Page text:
- Clinical science
Menopause is the time at which a woman permanently stops menstruating, usually between 45 and 55 years of age, and is diagnosed after 12 months of amenorrhea. It is preceded by the climacteric period, sometimes referred to as perimenopause or menopausal transition, which is the transition period in a woman's life from the time of full sexual maturity to the onset of menopause. The physical manifestations are caused by hormonal changes (primarily a drop in progesterone and estrogen levels) that occur during the climacteric period. Clinical features leading up to menopause include irregular menses, autonomic symptoms (e.g., hot flashes), mental symptoms (e.g., mood swings), and atrophic features (e.g., reduced breast size, vaginal atrophy). Menopausal transition is a natural phase of the aging process in females, and as such does not usually warrant treatment. However, treatment is warranted in the case of severe symptoms or early onset menopause. The choice of treatment is decided on a case-by-case basis and includes conservative methods, hormone replacement therapy, and non-hormonal therapy.
Menopause occurring before the age of 40 is considered premature. A common cause of premature menopause is ovarian insufficiency. The diagnosis is confirmed by increased FSH levels occurring after more than three months of amenorrhea in a woman under the age of 40. Treatment involves hormone replacement therapy.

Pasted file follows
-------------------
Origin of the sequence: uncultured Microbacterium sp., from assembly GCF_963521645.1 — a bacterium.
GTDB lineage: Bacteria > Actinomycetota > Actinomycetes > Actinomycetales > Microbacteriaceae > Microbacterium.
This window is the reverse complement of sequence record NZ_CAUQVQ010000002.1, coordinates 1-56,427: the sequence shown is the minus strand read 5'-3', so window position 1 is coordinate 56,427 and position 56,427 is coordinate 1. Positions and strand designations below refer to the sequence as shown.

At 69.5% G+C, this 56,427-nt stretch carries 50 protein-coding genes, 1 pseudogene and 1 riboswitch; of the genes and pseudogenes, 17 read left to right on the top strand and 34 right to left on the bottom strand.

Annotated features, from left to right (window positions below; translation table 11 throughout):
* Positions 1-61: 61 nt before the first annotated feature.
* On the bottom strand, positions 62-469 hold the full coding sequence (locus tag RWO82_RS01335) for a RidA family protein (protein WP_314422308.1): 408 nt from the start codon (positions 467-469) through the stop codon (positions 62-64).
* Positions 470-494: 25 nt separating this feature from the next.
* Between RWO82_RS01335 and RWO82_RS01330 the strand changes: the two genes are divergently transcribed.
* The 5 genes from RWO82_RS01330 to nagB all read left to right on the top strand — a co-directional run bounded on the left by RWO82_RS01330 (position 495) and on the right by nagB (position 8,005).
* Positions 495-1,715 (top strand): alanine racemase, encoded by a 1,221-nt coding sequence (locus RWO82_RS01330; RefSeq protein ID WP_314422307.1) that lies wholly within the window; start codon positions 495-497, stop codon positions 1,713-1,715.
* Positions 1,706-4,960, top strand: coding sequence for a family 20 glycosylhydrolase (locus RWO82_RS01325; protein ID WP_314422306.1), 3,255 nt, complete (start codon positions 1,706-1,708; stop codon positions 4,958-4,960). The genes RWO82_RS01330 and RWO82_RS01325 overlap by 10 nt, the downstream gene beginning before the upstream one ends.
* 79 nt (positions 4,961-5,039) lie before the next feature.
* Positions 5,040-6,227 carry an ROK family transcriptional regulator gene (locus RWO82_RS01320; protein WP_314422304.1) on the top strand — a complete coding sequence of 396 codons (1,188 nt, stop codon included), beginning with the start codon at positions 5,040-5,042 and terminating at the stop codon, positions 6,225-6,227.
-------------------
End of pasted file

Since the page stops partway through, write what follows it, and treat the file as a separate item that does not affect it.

Perimenopause (menopausal transition, MT): The time period from the first instance of climacteric symptoms caused by fluctuating hormonal levels to multiple years after menopause: . (The duration can vary greatly in different women. However, the average length of perimenopause is 4 years.)
- The time period from the first occurrence of climacteric irregular menstruation cycles to the last menstrual period
- Onset: usually 45–55 years of age
- Characterized by increasingly infrequent menstruation
- Time at which menstruation ceases permanently
- Confirmed after 12 months of amenorrhea
- The average age at menopause is ∼ 49–52 years.
- Postmenopause: : the time period beginning 12 months after the last menstrual period
↓ Ovarian function → ↓ estrogen and progesterone levels → loss of negative feedback to the gonadotropic hormones → ↑ GnRH levels → ↑ levels of FSH and LH in blood (hypergonadotropic hypogonadism) → anovulatory cycles become more and more frequent → progressive follicular depletion → ovarian function eventually stops permanently
In menopausal women, estrogens are mainly produced by peripheral aromatase conversion of adrenal androgens in adipose tissue. Therefore onset of menopause might be delayed and symptoms might be milder in obese women.
The onset and intensity of symptoms is dependent on the phase of menopausal transition.
- Irregular menses (which gradually decrease in frequency) → complete amenorrhea
- Increased sweating, hot flashes, and heat intolerance
- Impaired sleep (insomnia and/or night sweats)
- Depressed mood or mood swings
- Loss of libido
Atrophic features: result from an age-related drop in estrogen levels
- Breast tissue atrophy: breast tenderness and reduced breast size
- Vulvovaginal atrophy: atrophy of the vulva, cervix, vagina → ; vaginal dryness, pruritus, and dyspareunia; see for details
- Urinary atrophy: atrophy of the urinary tract → urinary incontinence, dysuria, urinary frequency, urgency, and increased urinary tract infections
- Weight gain and bloating